Negative Special Items and Future Earnings: Expense Transfer or Real Improvements?

56 Pages Posted: 5 Apr 2011

See all articles by William M. Cready

William M. Cready

University of Texas at Dallas - Naveen Jindal School of Management

Thomas J. Lopez

University of Alabama - Culverhouse School of Accountancy

Craig A. Sisneros

Oklahoma State University

Date Written: March 23, 2011

Abstract

Burgstahler et al. (2002) evaluate special items, a component of earnings with time series properties that differ from recurring earnings, to determine whether the market correctly prices these transitory items. In addition, they investigate the implications of special items for future earnings and report evidence consistent with the notion that firms use negative special items to accelerate the recognition of future expenses into the current period. That is, negative special items serve as an “inter-period transfer” device. We examine additional predictions suggested by the inter-period transfer hypothesis. We find that earnings increase in post-special item quarters beyond the four quarters considered in Burgstahler et al. (2002). In addition, we find that the future earnings increases over the subsequent 16 quarters amount to over 130 percent of the negative special item reported in quarter t and over 40 percent of these increases are realized in operating cash flows. These earnings increases are greater for restructuring charges than for asset write-downs or goodwill impairment charges. Such patterns are more consistent with negative special items, and in particular restructuring charges, signaling real future performance improvements (i.e., performance improvement hypothesis) rather than inter-period expense transfer (i.e., inter-period transfer hypothesis).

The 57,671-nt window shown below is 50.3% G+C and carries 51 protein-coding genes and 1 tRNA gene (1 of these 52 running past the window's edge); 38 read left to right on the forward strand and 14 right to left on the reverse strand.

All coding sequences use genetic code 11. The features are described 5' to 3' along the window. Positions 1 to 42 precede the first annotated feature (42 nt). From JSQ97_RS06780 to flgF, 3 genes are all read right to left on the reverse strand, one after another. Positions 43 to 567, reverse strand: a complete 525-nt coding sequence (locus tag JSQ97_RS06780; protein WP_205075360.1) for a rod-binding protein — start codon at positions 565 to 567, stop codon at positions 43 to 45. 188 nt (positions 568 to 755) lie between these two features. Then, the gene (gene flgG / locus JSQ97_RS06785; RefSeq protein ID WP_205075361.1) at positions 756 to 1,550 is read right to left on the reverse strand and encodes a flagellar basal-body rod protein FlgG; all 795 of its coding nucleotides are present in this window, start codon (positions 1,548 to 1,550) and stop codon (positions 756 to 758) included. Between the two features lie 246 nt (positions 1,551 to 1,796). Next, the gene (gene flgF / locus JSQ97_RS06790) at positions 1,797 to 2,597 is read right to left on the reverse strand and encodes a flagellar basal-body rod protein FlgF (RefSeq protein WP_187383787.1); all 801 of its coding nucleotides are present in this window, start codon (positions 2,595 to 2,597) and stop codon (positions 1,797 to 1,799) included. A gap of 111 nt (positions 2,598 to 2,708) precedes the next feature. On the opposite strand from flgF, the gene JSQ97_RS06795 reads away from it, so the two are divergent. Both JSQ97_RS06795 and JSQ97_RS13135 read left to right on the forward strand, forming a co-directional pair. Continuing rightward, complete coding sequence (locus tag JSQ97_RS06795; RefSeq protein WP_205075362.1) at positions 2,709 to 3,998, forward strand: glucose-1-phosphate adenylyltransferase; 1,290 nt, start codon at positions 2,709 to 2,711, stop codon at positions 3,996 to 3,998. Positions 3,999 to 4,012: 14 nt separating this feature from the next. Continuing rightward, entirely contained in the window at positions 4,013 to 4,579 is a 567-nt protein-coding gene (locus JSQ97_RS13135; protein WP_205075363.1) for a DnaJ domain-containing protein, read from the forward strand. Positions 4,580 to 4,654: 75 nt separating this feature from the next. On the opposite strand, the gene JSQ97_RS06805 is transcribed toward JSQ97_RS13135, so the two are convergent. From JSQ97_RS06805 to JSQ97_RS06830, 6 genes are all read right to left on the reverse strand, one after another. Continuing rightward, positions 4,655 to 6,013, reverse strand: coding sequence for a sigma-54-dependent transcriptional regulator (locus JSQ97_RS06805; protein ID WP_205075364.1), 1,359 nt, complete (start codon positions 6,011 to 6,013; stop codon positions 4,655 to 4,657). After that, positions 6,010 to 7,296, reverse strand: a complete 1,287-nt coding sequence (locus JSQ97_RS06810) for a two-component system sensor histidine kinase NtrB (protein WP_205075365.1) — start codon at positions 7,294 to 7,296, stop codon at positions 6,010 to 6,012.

Keywords: Negative special items, earnings management, Restructuring

JEL Classification: M40, M41

Suggested Citation

Cready, William M. and Lopez, Thomas J. and Sisneros, Craig A., Negative Special Items and Future Earnings: Expense Transfer or Real Improvements? (March 23, 2011). Available at SSRN: https://ssrn.com/abstract=1799990 or http://dx.doi.org/10.2139/ssrn.1799990

William M. Cready (Contact Author)

University of Texas at Dallas - Naveen Jindal School of Management ( email )

P.O. Box 830688
Richardson, TX 75083-0688
United States

Thomas J. Lopez

University of Alabama - Culverhouse School of Accountancy ( email )

Culverhouse College of Business
Tuscaloosa, AL 35487-0223
United States
205-348-2907 (Phone)

Craig A. Sisneros

Oklahoma State University ( email )

Spears School of Business
397 Business Building
Stillwater, OK 74078-4011
United States
4057449718 (Phone)

HOME PAGE: http://https://business.okstate.edu/directory/sisneros-craig-833239.html

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